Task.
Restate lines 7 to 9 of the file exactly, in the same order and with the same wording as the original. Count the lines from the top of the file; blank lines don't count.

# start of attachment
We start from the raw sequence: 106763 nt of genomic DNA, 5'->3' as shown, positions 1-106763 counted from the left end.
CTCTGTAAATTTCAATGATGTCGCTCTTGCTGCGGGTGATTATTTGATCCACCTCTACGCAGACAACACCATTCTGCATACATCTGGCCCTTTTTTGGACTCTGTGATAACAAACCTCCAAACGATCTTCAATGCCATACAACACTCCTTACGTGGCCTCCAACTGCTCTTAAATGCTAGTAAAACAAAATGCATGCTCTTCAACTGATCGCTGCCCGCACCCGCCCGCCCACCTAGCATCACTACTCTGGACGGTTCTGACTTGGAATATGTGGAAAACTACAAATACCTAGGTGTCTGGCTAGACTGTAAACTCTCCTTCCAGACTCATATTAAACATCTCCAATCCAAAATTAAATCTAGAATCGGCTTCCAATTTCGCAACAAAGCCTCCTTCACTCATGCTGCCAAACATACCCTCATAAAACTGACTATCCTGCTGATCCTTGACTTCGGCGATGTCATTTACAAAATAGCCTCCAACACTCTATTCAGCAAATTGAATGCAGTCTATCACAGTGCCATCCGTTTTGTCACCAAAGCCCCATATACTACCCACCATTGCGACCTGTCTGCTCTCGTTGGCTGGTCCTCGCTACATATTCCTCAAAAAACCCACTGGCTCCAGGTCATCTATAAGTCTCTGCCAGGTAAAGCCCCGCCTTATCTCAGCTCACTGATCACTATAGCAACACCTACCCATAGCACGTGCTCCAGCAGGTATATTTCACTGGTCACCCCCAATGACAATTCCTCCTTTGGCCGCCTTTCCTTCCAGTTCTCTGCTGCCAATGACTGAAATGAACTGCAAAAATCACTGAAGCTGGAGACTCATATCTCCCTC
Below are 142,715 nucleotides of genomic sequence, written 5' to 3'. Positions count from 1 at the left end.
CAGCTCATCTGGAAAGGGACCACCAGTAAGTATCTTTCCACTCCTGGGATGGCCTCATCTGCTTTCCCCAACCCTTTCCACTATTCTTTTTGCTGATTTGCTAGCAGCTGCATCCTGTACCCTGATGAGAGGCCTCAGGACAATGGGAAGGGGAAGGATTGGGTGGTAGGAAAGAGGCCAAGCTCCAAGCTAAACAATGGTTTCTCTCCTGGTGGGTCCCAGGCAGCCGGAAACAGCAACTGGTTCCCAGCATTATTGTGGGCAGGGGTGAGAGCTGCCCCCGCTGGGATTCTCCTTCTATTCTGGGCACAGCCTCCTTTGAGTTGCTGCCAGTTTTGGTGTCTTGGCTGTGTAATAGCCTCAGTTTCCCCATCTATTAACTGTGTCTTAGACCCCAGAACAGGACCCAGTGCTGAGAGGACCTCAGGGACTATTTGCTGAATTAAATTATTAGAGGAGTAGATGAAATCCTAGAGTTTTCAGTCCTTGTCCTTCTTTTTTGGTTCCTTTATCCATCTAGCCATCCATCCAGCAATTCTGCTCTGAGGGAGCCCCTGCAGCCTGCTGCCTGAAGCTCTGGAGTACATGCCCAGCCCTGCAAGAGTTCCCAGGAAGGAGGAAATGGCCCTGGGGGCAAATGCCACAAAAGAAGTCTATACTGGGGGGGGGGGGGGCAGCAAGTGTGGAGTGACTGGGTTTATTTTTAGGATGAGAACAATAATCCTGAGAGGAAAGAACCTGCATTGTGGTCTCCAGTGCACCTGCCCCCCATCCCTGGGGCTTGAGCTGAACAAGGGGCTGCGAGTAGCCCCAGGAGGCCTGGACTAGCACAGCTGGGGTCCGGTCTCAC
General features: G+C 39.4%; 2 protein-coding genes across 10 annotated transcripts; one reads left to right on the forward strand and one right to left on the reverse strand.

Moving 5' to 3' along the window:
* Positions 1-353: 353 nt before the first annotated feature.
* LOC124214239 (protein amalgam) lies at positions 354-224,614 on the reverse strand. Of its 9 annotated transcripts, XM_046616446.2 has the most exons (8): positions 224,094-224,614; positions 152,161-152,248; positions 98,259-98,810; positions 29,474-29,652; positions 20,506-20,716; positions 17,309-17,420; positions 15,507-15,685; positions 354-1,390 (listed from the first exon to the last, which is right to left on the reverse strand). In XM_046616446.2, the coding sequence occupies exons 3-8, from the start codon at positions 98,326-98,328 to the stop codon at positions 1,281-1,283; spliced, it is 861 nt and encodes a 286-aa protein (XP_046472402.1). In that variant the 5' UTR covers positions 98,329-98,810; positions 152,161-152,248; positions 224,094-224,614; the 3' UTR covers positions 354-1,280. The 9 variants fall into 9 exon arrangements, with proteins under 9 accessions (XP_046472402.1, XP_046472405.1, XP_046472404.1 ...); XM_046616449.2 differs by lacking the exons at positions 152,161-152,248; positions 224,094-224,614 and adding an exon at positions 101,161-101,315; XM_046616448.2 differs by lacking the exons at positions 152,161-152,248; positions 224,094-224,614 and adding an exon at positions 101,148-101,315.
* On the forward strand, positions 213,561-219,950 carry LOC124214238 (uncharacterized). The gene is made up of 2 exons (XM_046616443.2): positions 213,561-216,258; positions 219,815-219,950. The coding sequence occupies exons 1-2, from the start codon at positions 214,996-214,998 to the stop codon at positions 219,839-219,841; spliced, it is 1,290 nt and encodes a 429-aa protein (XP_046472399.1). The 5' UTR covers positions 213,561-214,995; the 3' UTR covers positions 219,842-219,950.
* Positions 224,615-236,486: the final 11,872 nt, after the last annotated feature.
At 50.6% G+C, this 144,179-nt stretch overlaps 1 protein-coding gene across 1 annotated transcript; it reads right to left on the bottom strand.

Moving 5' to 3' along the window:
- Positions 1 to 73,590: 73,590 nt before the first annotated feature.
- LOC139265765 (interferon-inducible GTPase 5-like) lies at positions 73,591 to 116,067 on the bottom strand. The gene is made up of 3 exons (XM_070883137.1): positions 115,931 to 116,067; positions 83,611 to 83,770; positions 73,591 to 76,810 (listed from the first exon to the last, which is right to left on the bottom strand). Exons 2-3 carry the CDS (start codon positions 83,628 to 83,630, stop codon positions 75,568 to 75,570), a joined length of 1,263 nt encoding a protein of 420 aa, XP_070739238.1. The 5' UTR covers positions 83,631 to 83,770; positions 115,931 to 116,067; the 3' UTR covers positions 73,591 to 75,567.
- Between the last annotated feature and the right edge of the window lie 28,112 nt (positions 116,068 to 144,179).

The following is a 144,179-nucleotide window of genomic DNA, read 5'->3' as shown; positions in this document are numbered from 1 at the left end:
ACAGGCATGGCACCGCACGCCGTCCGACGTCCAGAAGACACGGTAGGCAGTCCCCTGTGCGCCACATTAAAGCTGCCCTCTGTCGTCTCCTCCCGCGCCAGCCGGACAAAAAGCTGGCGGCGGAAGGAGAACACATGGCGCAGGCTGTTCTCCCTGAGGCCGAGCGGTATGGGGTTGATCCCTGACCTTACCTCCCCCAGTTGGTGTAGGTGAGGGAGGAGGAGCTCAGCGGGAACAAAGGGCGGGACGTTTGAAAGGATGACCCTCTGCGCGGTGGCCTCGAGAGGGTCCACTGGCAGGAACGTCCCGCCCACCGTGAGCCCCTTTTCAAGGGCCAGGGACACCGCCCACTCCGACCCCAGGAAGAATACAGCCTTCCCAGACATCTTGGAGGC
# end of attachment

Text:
* Positions 1-353: 353 nt before the first annotated feature.
* LOC124214239 (protein amalgam) lies at positions 354-224,614 on the reverse strand. Of its 9 annotated transcripts, XM_046616446.2 has the most exons (8): positions 224,094-224,614; positions 152,161-152,248; positions 98,259-98,810; positions 29,474-29,652; positions 20,506-20,716; positions 17,309-17,420; positions 15,507-15,685; positions 354-1,390 (listed from the first exon to the last, which is right to left on the reverse strand). In XM_046616446.2, the coding sequence occupies exons 3-8, from the start codon at positions 98,326-98,328 to the stop codon at positions 1,281-1,283; spliced, it is 861 nt and encodes a 286-aa protein (XP_046472402.1). In that variant the 5' UTR covers positions 98,329-98,810; positions 152,161-152,248; positions 224,094-224,614; the 3' UTR covers positions 354-1,280. The 9 variants fall into 9 exon arrangements, with proteins under 9 accessions (XP_046472402.1, XP_046472405.1, XP_046472404.1 ...); XM_046616449.2 differs by lacking the exons at positions 152,161-152,248; positions 224,094-224,614 and adding an exon at positions 101,161-101,315; XM_046616448.2 differs by lacking the exons at positions 152,161-152,248; positions 224,094-224,614 and adding an exon at positions 101,148-101,315.
* On the forward strand, positions 213,561-219,950 carry LOC124214238 (uncharacterized). The gene is made up of 2 exons (XM_046616443.2): positions 213,561-216,258; positions 219,815-219,950. The coding sequence occupies exons 1-2, from the start codon at positions 214,996-214,998 to the stop codon at positions 219,839-219,841; spliced, it is 1,290 nt and encodes a 429-aa protein (XP_046472399.1). The 5' UTR covers positions 213,561-214,995; the 3' UTR covers positions 219,842-219,950.